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Tuesday, August 25, 2015

Reader's embroidery - Noddy in the rain

Shoba, a blog reader and a good friend, mailed me pictures of a pretty embroidered T.V cover - "Noddy in the rain".  At first glance,it looked just like any other embroidery - but when I paid a little more attention to the stitches- I was surprised by the variety of stitches she had used in the supposedly simple pattern.
Here's a pic.

 The pattern appears to be from a coloring book.Shoba has used crayon tinting for filling up Noddy. I love the way umbrella has been stitched up - a combination of blanket stitch and straight stitches at the base. I love that mop of hair stitched with french knots.
I wanted to show this to you all - it would be a nice little project for beginner's or a quick one for anyone who wants to stitch up something in a short time.
Shoba also made a note of all the stitches used in the pattern and mailed it along with the above pic .

From the crayon scribbles, I guess this is the pattern page where Shoba made her embroidery plan.Click on the pic for a clearer view.

Wonderful work,Shoba. Looking forward to more such creativity from you.

I hope you all enjoyed having a look at the different types of stitches used on this piece,just as I did. Imagination can work wonders, right?

Love,luck and sunshine,

Sunday, August 09, 2015

Pipli Applique from Orissa - Glimpses from the Monsoon Collective

Hi everyone!!
Here's my second post on what I witnessed during my visit to National Institute of Fashion Technology for the hundred hands exhibition.
I thought of posting this before the thrill of the visit to the Monsoon Collective wears off and the memories fade. And trust me, you're going to love this - just as I did.

Pipli is a small town in the state of Orissa and is famous for..yeah, I know you've read the title of this post..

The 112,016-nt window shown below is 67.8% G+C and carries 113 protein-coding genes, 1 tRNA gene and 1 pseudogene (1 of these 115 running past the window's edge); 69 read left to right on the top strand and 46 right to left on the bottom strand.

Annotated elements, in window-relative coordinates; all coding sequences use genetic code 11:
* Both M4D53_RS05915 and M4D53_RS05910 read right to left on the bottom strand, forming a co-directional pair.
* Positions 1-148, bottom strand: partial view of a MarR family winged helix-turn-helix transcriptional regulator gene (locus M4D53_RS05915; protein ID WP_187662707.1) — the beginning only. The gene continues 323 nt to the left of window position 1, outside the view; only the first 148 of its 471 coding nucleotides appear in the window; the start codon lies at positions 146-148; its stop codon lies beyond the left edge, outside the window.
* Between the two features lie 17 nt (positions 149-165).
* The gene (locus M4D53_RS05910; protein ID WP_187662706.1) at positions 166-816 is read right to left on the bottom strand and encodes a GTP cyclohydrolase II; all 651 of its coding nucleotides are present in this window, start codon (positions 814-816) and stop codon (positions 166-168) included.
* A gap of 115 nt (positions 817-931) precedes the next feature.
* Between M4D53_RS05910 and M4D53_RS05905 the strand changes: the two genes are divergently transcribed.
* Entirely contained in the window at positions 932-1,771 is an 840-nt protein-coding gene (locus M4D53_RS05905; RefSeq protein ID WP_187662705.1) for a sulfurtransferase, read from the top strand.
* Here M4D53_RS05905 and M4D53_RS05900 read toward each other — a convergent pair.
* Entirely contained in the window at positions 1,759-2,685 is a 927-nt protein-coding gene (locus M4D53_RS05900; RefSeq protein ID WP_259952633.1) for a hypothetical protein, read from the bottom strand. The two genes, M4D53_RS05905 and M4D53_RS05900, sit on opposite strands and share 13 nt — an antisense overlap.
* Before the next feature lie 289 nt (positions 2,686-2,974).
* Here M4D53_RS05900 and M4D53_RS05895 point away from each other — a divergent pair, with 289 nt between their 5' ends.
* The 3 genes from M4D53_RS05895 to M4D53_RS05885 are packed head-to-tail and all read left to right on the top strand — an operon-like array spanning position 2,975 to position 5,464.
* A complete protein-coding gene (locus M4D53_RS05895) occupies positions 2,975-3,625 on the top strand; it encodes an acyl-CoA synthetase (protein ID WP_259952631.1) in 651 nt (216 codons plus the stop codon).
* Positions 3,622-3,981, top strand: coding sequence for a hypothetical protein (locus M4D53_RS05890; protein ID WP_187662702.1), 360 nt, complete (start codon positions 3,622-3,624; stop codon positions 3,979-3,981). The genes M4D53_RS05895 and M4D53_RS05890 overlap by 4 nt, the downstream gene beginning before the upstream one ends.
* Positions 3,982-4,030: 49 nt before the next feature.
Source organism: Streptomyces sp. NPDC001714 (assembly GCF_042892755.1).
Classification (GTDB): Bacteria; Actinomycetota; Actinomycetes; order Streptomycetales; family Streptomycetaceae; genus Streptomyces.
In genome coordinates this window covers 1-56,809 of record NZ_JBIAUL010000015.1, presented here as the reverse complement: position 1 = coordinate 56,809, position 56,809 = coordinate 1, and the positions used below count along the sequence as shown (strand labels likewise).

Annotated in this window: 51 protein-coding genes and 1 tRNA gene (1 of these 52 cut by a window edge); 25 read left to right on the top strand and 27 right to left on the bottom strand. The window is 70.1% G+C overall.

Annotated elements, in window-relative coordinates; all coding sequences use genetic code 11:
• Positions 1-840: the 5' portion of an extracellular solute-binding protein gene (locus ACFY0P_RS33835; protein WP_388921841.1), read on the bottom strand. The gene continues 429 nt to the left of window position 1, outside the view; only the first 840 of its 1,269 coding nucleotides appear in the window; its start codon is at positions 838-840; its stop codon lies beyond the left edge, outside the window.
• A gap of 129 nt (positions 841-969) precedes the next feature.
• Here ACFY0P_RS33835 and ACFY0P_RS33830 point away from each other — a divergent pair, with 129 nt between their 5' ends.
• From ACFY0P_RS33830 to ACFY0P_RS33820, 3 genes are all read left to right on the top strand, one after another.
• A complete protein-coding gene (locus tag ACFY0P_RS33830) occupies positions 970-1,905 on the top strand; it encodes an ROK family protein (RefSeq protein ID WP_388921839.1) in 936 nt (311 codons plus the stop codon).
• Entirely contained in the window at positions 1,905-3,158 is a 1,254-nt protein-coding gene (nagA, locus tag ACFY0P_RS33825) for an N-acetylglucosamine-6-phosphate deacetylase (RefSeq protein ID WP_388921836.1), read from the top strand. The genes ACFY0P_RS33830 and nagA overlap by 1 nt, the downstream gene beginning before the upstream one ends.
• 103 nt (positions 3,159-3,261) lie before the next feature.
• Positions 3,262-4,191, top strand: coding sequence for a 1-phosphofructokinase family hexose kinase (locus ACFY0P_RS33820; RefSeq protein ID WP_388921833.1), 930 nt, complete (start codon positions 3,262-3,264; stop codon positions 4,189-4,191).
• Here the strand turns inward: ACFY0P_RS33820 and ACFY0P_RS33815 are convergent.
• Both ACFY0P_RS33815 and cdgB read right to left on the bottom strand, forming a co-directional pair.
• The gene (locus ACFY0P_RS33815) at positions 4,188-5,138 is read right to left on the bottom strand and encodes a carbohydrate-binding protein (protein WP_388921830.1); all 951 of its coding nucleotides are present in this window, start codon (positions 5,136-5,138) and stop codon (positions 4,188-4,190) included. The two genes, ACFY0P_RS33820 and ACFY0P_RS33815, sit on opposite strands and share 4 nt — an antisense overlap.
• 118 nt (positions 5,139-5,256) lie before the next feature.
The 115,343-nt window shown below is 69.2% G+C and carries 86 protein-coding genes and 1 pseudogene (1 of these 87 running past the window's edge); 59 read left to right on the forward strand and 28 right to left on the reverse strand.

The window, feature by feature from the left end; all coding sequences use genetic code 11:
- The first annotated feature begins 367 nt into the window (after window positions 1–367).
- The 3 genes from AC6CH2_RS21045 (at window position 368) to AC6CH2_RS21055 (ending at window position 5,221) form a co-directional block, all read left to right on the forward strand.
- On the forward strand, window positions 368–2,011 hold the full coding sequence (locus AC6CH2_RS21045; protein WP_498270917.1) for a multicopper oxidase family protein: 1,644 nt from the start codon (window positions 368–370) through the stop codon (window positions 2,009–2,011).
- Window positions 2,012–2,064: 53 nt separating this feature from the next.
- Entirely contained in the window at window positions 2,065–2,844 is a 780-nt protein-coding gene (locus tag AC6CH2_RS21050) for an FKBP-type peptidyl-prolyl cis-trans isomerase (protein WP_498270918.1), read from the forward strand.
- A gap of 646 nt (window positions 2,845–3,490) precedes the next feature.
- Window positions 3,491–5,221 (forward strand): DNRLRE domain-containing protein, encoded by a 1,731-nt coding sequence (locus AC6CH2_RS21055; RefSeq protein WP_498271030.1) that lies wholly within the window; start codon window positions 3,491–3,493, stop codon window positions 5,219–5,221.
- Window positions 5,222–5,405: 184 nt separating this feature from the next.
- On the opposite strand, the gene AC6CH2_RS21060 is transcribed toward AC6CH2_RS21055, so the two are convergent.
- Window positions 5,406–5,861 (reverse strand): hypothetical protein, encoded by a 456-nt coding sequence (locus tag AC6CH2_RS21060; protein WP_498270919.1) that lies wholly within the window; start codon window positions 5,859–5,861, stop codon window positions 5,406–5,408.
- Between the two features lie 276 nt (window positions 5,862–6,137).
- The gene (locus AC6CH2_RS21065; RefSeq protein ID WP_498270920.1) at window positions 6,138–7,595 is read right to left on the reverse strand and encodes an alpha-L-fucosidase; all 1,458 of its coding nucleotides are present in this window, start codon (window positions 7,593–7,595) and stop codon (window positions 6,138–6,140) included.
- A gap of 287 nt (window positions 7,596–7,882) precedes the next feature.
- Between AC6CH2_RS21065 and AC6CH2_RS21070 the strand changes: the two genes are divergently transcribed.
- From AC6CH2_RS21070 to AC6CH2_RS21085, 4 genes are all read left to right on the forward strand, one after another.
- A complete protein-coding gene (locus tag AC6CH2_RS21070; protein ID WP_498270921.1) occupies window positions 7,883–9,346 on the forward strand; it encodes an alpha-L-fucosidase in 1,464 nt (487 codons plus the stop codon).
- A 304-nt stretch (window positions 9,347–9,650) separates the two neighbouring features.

The artist who was exhibiting his Pipli work was Mr. Purna Chandra Ghosh. I think I spent the maximum time with him. He was very patient and willing to answer many of my questions.The wall hangings are appliqued on canvas cloth. Apart from those he also had cushion covers and bedspreads.

Let me show you a couple of pics

Wall hangings on canvas
A slightly hazy pic of a tribal tree

He sensed my excitement and pulled out the replica of a piece which he said won him the National award. I couldn't get a full shot of it, but here is one part of it.

Then we moved on to bedspreads..

A bird with different types of fabrics

The other bird on top of the same bedspread

And then came out a double bedspread which was a result of five month effort. So awestruck was I, he just couldn't help grinning. Here is a part of the spread. The entire sheet is filled of similar squares. He had made a pair and one of them was sold the previous day.

Can't imagine the effort that would've gone into it!!

Here's a close up of one of the squares
At the end of it, I came off from the stall giving him "Boni" (first business for the day). 

My tree of life cushion covers